Our European Adventure – Day 7

A rural Catholic church near Neuschwanstein, Germany.

Our seventh day of sightseeing started on a somber note. A short drive from Munich is the World War II concentration camp of Dachau. It was a last-minute addition to our itinerary.

As sobering and humbling as our visit was there, I am glad we stopped. Everyone must visit at least one of these sights where the worst imaginable human behavior occurred to innocent people.

The entrance to Dachau.

It wasn’t easy to experience where these unfortunate folks had walked, slept, were tortured, and killed. But it’s a walk that we all should make. We cannot forget what brutal fascism did to millions of people.

We saw the reconstructed barracks, the crude toilet facilities, showers, and the furnaces. We saw where thousands were lined up and shot to death in a ditch designed to channel the blood away from the corpses.

Reading about the Holocaust is one thing. Observing its horrors first-hand is something else altogether. Such atrocities must never happen again. And yet, they have, and they are, perhaps in not the exact numbers, but global peoples are suffering at the hands of tyrants even today.

Dachau is a stark, loathsome place, full of the horrible treatment of human-to-human history. Only a few of the barracks that housed the prisoners were reconstructed. The officers’ quarters remain today, serving as a museum to the dark deeds done there.

I was surprised to learn that Jews were not the only group of people persecuted during the 12 years Dachau existed. Any individuals and congregations of people who did not follow the Nazi line were imprisoned at Dachau, located just a short distance from Munich, where the Nazi regime had its headquarters.

More Jehovah Witnesses per capita were murdered at Dachau than any other religion. Even prisoners of war from other countries were detained there.

The various memorials to those who died and suffered at Dachau.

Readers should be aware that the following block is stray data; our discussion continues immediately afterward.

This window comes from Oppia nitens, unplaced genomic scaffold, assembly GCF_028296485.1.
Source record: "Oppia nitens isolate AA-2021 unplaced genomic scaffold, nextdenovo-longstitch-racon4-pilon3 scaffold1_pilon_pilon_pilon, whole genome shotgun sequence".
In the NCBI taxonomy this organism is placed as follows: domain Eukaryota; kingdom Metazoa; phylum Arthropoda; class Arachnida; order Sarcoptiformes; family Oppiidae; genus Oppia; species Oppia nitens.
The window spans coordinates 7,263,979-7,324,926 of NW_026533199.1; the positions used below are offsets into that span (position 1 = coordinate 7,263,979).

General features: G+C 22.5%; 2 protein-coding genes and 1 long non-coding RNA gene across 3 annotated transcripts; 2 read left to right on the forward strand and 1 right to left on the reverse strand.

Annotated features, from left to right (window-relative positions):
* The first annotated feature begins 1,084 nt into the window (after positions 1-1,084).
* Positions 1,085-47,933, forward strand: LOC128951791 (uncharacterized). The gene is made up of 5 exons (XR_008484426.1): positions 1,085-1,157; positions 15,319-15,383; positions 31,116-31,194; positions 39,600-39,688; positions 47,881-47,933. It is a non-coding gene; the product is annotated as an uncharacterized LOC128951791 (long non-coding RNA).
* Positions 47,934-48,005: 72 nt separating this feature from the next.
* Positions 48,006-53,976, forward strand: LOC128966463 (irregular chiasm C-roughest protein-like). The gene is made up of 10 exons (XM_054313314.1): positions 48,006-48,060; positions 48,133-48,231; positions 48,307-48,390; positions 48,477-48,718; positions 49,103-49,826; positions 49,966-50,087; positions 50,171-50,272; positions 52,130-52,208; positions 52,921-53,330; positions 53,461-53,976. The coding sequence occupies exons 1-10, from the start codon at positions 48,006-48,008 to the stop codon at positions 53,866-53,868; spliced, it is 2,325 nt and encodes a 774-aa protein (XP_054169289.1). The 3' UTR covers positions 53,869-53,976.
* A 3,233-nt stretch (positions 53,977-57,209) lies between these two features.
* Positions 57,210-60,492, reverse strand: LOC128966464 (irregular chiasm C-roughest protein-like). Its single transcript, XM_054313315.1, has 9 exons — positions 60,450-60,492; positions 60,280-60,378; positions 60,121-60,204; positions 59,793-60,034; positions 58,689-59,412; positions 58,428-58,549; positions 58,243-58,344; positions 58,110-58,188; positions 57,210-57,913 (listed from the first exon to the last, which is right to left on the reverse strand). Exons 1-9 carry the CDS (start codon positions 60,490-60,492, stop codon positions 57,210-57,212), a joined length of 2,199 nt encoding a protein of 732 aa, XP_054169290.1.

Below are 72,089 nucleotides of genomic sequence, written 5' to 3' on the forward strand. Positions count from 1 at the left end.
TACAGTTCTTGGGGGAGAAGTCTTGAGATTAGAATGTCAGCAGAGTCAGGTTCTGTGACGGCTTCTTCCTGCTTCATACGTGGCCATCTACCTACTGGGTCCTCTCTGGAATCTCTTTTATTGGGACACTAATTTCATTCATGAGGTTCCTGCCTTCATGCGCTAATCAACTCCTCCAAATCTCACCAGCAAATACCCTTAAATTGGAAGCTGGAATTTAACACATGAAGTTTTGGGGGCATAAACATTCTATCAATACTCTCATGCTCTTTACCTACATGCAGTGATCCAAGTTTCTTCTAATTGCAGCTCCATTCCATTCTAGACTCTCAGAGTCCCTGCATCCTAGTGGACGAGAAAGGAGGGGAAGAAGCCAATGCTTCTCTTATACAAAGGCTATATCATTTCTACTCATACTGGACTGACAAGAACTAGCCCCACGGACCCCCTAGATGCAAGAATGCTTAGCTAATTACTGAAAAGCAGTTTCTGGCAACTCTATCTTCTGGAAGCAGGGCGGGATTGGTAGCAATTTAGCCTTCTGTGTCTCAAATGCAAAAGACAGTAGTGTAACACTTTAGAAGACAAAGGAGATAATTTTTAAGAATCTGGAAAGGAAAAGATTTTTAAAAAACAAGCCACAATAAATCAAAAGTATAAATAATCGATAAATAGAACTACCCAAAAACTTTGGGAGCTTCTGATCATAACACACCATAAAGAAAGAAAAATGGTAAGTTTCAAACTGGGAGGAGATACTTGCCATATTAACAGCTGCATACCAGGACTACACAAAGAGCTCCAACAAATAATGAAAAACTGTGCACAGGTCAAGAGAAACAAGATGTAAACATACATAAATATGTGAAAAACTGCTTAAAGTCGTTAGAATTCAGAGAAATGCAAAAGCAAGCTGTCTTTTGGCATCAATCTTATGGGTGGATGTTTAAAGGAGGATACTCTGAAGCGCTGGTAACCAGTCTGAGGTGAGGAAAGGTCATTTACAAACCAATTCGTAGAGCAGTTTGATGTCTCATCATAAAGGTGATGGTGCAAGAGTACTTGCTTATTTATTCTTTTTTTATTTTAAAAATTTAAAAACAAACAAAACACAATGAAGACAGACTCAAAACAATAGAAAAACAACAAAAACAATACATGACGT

Different memorials have been constructed to honor those who died and suffered there. The monument to the Russians who died there is actually built outside the camp’s parameters. So infuriated were the Russians at the atrocities they brought soil from Russia on which the memorial is built.

We left there in a somber mood. That changed as we drove on the Romantic Road to where it turns off to Hohenschwangau in southwest Bavaria, Germany. There, Mad King Ludwig built the Neuschwanstein Castle, so unique and dreamy that Disney used it as the model for their theme park castles.

On the way into the village, we stopped at a rural church surrounded by hayfields and croplands. In fact, farmers were cutting and raking hay as we disembarked the bus. Of course, we had to explore the church before heading to Hohenschwangau.

We could only view the castle from afar, but Ludwig had built another less opulent one overlooking the village. It’s appropriately named Hohenschwangau Castle.

It was on to a UNESCO World Heritage site, the Church of Wies, designed in the late 1740s. Ornate couldn’t begin to describe the beauty we saw. Designed by Dominikus Zimmerman, the work is a masterpiece of Bavarian Rocco.

I wasn’t nearly sophisticated enough to fully appreciate what I was seeing. I just know it was magnificent. One fact I do know. Though the ceiling looks domelike, it is actually flat.

Our final destination for the day was Oberammergau, where we had just enough time to check in at our hotel, have dinner, and walk around the inviting town. The next morning we would discover just how lovely the town and its people were.

The walkway to the memorials at Dachau. It clearly had been a day of juxtaposition and contemplation.

© Bruce Stambaugh 2022

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